Ramona the Pest

by Beverly Cleary

original illustrator: Louis Darling

New York: William Morrow, 1968

pp. 192      (8 chapters)

Age: 5 and up    (good too for older, beginning readers)

Interests: kindergarten, school, siblings

In which the rambunctious Ramona Quimby starts kindergarten. The first day of school, meeting her teacher, show and tell, seatwork, her first crush, playground games, a substitute teacher, rainy days and new boots, Hallowe’en… Ramona charges through every situation with her trademark noisy exuberance. She doesn’t mean to be bad, but just can’t help herself sometimes. And on one very bad day an impulsive act compounded by her stubbornness leads to her becoming (temporarily) a kindergarten dropout.

The world of kindergarten is brilliantly depicted from a five-year-old’s point of view. Every instance of bad behaviour has a good, though misguided, reason behind it, and Ramona is revealed to be good at heart, truthful and wildly creative. The only trouble is that she can also be impetuous, careless, jealous, obstinate and self-centred. Sound like any 5-year-olds you know? Ramona is a complex and unpredictable little girl, though deep down her motivations are simple: all she really wants is to not be seen as a baby, and to win her beloved teacher’s approval. In the shadow of a know-it-all older sister, you sometimes just have to make a little more noise to be heard. All younger siblings should see a little bit of themselves in this book, and many of her experiences in kindergarten should be familiar to all.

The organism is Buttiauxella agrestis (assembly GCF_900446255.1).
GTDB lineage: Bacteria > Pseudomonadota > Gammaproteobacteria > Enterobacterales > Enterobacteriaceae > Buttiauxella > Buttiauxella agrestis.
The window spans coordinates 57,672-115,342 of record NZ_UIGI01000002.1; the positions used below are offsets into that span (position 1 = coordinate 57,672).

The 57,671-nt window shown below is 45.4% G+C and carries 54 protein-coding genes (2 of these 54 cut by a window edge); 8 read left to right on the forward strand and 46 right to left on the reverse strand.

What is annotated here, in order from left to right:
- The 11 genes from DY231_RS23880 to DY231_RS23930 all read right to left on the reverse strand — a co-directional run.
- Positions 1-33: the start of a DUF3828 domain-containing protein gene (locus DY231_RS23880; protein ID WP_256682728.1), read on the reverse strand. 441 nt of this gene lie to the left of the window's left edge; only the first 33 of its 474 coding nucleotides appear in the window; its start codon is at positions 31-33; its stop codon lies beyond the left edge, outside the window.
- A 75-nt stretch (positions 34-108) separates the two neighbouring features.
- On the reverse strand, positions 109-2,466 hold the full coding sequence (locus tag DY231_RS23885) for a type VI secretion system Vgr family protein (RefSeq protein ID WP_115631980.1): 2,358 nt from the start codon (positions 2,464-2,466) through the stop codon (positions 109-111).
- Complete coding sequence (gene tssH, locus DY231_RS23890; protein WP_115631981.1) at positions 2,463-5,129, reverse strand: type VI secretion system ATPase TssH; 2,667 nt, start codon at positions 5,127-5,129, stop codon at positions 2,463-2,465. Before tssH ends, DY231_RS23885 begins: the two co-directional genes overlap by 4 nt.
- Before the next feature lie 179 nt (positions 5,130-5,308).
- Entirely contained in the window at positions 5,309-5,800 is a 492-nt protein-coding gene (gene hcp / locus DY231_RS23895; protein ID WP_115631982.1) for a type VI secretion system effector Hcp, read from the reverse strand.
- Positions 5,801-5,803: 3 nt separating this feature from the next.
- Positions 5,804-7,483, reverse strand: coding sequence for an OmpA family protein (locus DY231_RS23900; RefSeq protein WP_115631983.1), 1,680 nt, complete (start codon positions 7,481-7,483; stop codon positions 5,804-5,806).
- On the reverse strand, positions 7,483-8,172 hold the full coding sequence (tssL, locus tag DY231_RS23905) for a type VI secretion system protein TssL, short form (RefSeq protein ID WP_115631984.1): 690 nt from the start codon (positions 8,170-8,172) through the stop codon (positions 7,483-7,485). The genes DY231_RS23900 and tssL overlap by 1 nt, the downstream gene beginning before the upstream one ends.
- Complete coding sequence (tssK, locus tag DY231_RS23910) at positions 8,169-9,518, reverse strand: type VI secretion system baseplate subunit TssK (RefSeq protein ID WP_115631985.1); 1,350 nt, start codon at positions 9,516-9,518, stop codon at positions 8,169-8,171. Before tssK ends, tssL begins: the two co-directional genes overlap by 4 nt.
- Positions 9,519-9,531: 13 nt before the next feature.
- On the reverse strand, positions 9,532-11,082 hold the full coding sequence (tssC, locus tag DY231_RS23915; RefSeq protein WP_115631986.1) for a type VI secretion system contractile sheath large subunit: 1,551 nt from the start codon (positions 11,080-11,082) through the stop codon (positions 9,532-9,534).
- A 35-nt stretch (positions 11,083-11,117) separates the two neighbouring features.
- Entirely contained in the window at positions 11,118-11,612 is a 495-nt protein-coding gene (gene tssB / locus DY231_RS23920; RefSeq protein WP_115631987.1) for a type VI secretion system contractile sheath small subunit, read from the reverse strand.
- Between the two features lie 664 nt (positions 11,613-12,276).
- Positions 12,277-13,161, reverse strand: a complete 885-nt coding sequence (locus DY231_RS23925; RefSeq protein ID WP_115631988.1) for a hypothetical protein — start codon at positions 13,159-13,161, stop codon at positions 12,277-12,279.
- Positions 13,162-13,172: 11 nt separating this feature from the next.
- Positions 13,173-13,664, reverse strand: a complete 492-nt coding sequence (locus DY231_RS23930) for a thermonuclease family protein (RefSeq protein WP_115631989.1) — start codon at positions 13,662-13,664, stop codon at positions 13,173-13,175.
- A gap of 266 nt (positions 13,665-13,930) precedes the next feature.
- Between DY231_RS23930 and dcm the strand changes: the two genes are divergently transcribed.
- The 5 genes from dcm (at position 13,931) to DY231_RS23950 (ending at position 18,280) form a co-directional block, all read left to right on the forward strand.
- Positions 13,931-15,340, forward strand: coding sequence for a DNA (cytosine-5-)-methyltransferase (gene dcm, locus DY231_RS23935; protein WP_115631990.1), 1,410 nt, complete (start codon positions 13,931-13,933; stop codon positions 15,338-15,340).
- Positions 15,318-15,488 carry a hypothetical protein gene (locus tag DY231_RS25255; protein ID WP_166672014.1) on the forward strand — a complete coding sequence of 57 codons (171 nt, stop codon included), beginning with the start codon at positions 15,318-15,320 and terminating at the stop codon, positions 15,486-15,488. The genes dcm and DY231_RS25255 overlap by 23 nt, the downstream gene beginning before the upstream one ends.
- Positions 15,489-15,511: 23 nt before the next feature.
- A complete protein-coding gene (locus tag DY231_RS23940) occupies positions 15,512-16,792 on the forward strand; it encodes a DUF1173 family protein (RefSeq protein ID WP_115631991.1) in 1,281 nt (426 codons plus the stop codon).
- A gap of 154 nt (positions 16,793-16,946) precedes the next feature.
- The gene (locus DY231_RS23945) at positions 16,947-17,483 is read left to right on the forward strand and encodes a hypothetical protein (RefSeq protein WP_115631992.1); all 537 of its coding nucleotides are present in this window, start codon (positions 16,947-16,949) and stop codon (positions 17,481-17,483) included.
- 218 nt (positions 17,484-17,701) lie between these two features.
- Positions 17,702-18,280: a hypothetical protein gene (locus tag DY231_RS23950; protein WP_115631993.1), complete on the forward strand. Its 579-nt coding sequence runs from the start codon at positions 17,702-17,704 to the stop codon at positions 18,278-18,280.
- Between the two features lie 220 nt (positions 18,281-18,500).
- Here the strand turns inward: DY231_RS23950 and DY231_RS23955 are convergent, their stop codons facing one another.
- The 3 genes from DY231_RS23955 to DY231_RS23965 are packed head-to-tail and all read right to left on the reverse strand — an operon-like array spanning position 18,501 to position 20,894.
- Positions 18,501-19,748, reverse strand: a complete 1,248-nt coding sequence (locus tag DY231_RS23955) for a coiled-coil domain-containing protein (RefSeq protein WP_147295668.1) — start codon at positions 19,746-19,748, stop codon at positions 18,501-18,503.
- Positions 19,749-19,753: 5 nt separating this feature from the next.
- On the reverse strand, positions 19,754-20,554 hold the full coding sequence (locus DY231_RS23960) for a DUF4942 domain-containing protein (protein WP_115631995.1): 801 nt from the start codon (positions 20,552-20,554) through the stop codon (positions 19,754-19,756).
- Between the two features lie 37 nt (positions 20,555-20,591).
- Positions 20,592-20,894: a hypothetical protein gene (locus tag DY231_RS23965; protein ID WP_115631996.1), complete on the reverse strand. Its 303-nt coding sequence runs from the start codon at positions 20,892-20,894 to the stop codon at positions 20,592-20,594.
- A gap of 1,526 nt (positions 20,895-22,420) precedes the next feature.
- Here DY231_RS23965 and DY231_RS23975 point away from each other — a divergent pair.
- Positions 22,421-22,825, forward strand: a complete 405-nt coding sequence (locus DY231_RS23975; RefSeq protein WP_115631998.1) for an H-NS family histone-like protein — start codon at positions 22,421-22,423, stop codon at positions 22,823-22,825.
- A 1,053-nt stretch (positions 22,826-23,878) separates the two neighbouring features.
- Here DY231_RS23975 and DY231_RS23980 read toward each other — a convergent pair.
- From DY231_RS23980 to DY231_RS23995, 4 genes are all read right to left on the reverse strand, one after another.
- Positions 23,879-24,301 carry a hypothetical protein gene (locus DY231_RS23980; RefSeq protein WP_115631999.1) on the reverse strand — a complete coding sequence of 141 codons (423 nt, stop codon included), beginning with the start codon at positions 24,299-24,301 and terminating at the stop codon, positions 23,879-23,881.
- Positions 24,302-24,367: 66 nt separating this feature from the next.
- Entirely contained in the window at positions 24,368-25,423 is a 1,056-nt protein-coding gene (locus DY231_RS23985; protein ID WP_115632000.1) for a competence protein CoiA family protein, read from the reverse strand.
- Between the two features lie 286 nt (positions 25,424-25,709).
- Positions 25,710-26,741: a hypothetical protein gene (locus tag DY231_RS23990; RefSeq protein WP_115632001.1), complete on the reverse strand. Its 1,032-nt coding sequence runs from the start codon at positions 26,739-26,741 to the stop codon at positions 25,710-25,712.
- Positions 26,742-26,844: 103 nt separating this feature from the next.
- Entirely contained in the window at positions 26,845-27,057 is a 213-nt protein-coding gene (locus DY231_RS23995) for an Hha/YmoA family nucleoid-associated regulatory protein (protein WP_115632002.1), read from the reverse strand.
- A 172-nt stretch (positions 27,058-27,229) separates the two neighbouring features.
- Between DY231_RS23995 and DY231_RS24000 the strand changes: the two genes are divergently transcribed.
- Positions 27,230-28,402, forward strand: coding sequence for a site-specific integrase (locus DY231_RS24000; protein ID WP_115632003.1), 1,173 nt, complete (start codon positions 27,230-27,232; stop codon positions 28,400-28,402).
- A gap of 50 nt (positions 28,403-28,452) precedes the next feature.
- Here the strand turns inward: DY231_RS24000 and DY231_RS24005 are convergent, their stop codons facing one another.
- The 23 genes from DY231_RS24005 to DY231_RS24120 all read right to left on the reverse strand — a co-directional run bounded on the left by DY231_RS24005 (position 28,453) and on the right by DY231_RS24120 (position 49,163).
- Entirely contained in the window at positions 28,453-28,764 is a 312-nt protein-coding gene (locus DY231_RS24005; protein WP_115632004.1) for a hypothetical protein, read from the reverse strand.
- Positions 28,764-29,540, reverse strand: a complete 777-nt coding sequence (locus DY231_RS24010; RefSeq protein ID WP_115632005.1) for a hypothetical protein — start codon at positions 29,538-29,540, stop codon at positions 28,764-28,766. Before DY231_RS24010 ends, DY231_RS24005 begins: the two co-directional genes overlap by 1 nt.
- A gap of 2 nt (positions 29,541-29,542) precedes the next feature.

Beverly Cleary wrote many books around the characters of Beezus and Ramona, and Henry Huggins and his dog Ribsy, so there are many other books to read after this one. Ramona is the youngest of the Cleary cast of characters, and perhaps the most beloved, because she is such a live wire. For more on Ramona, see:

Beezus and Ramona (1955)

Ramona the Brave (1975)

Ramona and her Father (1977)

Ramona and her Mother (1979)

Ramona Quimby, Age 8 (1981)

Ramona Forever (1984)

Ramona’s World (1999)

Ramona the Pest is a great book for kids, but even more than that, it should be required reading for all kindergarten teachers! And for anyone trying to figure out why children do what they do.

p.s. For those who might be concerned, there is one brief reference at the start of chapter 7 in which Ramona comes to the conclusion that the tooth fairy is not real, and the coins are actually left by her father. (I don’t know if ‘spoilers’ like this matter to anyone?)

       

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All writings posted here are © Kim Thompson, unless otherwise indicated. For all artwork on this site, copyright is retained by the artist.
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